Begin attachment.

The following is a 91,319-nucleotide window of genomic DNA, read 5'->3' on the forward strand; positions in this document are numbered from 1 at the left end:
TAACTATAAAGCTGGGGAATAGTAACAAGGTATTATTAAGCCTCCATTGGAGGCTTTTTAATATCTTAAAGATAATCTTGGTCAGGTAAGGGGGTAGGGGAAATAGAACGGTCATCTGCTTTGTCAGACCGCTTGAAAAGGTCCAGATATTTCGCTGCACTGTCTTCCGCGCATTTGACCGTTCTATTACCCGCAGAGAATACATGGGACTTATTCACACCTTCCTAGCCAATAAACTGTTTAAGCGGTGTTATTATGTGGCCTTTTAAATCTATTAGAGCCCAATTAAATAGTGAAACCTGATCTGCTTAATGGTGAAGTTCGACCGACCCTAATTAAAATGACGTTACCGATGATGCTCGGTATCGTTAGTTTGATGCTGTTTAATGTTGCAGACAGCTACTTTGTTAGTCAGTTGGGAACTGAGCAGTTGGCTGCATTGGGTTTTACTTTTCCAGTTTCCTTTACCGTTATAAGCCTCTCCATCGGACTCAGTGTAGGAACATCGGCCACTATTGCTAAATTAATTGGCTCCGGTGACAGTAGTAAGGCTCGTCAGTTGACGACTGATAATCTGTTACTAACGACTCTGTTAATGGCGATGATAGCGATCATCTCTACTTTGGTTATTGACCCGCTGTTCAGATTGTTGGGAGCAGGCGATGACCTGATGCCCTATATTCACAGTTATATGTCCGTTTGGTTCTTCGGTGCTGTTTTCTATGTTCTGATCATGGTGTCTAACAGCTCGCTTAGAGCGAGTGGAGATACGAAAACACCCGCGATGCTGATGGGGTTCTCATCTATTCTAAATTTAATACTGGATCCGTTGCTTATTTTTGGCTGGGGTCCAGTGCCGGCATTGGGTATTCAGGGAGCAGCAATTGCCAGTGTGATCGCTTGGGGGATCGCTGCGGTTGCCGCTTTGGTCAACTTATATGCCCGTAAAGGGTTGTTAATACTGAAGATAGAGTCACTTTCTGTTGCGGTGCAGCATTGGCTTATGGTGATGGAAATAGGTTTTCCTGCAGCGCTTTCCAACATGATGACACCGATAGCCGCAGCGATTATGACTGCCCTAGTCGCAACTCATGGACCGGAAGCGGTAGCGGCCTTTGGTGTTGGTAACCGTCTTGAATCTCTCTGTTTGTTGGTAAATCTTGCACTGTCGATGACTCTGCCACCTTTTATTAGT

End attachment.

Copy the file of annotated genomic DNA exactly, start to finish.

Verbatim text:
The following is a 91,319-nucleotide window of genomic DNA, read 5'->3' on the forward strand; positions in this document are numbered from 1 at the left end:
TAACTATAAAGCTGGGGAATAGTAACAAGGTATTATTAAGCCTCCATTGGAGGCTTTTTAATATCTTAAAGATAATCTTGGTCAGGTAAGGGGGTAGGGGAAATAGAACGGTCATCTGCTTTGTCAGACCGCTTGAAAAGGTCCAGATATTTCGCTGCACTGTCTTCCGCGCATTTGACCGTTCTATTACCCGCAGAGAATACATGGGACTTATTCACACCTTCCTAGCCAATAAACTGTTTAAGCGGTGTTATTATGTGGCCTTTTAAATCTATTAGAGCCCAATTAAATAGTGAAACCTGATCTGCTTAATGGTGAAGTTCGACCGACCCTAATTAAAATGACGTTACCGATGATGCTCGGTATCGTTAGTTTGATGCTGTTTAATGTTGCAGACAGCTACTTTGTTAGTCAGTTGGGAACTGAGCAGTTGGCTGCATTGGGTTTTACTTTTCCAGTTTCCTTTACCGTTATAAGCCTCTCCATCGGACTCAGTGTAGGAACATCGGCCACTATTGCTAAATTAATTGGCTCCGGTGACAGTAGTAAGGCTCGTCAGTTGACGACTGATAATCTGTTACTAACGACTCTGTTAATGGCGATGATAGCGATCATCTCTACTTTGGTTATTGACCCGCTGTTCAGATTGTTGGGAGCAGGCGATGACCTGATGCCCTATATTCACAGTTATATGTCCGTTTGGTTCTTCGGTGCTGTTTTCTATGTTCTGATCATGGTGTCTAACAGCTCGCTTAGAGCGAGTGGAGATACGAAAACACCCGCGATGCTGATGGGGTTCTCATCTATTCTAAATTTAATACTGGATCCGTTGCTTATTTTTGGCTGGGGTCCAGTGCCGGCATTGGGTATTCAGGGAGCAGCAATTGCCAGTGTGATCGCTTGGGGGATCGCTGCGGTTGCCGCTTTGGTCAACTTATATGCCCGTAAAGGGTTGTTAATACTGAAGATAGAGTCACTTTCTGTTGCGGTGCAGCATTGGCTTATGGTGATGGAAATAGGTTTTCCTGCAGCGCTTTCCAACATGATGACACCGATAGCCGCAGCGATTATGACTGCCCTAGTCGCAACTCATGGACCGGAAGCGGTAGCGGCCTTTGGTGTTGGTAACCGTCTTGAATCTCTCTGTTTGTTGGTAAATCTTGCACTGTCGATGACTCTGCCACCTTTTATTAGT